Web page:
Operation Battle of Centuripe

The 'Battle of Centuripe' was fought between British and German forces as part of the 'Husky' (i) Allied invasion of Sicily (2/4 August 1943).

Major General V. Evelegh’s British 78th Division, of General Sir Bernard Montgomery’s 8th Army, was engaged in fierce fighting around the town of Centuripe in central Sicily in the hill country between the Dittaìno and Salso rivers. Centuripe, a hill town set on a very high rocky pinnacle and approached by only one steep and twisty road, was itself the key to the whole Adrano position, whose capture would in turn force the Germans to withdraw to new positions. The British troops captured the town after heavy fighting, and as a result the Germans began to consider the advisability of abandoning Sicily altogether.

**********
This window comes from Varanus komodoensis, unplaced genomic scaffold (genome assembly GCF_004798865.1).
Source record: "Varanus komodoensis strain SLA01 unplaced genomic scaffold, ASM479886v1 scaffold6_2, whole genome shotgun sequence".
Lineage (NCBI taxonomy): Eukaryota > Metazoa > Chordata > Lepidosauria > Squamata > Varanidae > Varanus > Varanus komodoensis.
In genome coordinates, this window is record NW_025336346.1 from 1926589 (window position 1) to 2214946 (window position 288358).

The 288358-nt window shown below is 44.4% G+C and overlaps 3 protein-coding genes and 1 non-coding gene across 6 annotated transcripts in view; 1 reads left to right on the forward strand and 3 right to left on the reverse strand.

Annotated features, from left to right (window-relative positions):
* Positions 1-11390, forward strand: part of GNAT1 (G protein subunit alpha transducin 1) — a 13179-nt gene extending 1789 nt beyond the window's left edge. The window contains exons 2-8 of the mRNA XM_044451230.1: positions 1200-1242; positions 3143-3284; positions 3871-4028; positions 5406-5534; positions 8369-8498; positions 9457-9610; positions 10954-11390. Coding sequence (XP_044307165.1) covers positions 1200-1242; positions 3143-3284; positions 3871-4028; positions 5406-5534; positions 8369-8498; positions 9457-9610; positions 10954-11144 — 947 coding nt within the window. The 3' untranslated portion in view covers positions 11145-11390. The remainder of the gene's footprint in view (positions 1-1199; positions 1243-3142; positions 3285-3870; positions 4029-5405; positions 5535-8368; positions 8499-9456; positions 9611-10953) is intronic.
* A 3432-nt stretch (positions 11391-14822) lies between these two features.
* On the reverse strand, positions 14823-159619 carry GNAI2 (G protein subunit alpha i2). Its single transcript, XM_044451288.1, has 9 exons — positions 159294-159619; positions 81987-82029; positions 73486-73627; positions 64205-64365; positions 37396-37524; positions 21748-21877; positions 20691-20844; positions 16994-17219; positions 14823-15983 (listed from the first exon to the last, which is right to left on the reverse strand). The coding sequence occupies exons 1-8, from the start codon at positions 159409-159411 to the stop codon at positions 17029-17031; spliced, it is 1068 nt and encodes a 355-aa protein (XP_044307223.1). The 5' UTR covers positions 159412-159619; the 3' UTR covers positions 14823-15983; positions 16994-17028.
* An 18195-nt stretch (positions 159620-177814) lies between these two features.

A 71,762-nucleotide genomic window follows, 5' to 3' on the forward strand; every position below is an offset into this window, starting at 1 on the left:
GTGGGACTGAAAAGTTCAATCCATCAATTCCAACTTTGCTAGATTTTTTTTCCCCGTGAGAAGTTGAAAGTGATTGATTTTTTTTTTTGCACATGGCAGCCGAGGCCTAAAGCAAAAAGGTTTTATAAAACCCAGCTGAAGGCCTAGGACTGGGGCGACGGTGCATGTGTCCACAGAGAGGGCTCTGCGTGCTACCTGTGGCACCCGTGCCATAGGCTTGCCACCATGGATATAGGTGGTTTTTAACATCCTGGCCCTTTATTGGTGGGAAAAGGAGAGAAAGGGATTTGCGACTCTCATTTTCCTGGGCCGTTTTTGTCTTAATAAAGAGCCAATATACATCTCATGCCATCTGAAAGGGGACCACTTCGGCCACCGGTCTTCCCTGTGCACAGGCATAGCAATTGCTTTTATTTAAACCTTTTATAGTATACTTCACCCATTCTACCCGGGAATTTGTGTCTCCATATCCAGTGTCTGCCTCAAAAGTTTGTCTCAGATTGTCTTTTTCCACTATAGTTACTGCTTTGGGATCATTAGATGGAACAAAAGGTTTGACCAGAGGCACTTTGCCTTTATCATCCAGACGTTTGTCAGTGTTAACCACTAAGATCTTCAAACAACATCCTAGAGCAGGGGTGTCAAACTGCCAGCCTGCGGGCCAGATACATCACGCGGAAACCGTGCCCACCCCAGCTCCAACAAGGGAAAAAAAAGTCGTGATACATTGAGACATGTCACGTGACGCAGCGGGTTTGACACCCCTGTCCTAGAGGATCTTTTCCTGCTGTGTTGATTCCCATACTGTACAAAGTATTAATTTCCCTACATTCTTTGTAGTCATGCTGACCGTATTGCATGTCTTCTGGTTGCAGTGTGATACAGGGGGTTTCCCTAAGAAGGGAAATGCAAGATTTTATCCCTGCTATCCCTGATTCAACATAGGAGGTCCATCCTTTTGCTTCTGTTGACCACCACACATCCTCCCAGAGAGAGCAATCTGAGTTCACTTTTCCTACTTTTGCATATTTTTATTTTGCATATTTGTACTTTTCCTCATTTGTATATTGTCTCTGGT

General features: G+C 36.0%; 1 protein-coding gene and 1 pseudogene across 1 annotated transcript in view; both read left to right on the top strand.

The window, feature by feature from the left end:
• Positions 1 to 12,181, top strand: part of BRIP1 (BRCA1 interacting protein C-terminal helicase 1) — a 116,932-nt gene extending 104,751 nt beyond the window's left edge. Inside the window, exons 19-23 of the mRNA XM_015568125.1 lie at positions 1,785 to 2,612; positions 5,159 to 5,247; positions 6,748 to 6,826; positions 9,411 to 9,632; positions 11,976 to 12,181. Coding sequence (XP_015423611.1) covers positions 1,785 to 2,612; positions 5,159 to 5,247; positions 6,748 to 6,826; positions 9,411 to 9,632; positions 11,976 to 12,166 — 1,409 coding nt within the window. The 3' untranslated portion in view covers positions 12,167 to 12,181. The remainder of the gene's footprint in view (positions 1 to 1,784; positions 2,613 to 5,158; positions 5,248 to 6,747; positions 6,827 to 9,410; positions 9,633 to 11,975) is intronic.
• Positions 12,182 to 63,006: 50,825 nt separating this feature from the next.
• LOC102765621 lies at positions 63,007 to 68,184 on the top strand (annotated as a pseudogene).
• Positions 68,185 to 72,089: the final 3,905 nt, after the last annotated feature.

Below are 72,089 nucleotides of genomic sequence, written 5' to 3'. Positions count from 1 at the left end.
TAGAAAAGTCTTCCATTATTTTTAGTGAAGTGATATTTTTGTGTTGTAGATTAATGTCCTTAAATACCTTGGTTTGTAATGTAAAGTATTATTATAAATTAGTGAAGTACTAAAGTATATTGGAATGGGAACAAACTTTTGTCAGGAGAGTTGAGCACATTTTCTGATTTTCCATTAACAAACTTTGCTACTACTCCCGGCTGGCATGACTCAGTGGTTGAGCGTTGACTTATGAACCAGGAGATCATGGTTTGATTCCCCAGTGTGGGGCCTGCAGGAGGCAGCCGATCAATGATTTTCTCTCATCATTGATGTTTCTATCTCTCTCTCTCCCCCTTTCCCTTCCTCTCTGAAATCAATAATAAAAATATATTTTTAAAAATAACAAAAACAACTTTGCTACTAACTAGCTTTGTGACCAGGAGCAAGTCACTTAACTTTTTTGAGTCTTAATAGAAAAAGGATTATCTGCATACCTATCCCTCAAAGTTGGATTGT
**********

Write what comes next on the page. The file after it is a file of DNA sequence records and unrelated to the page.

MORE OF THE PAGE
The key position in the German defence line across Sicily was Centuripe, a village perched on the top of a formidable line of steep hills along with its precipitous sides which gave it an almost impregnable position. The lesser hills round it were well defended by the Germans, and would have to be taken before Centuripe could be tackled. Defending this position was Generalmajor Paul Conrath’s 1st Fallschirmpanzerdivision 'Hermann Göring', consisting mostly of Oberstleutnant Ludwig Heilmann’s 3rd Fallschirmjägerregiment as part of the Kampfgruppe 'von Carnap'. As well as the paratrooper regiment, the Kampfgruppe comprised one artillery regiment and a number of reconnaissance units that included a number of tanks and supporting infantry units. Heilmann had succeeded the Kampgruppe's initial commander, Oberstleutnant von Carnap, after the latter had been killed by British artillery fire late in July.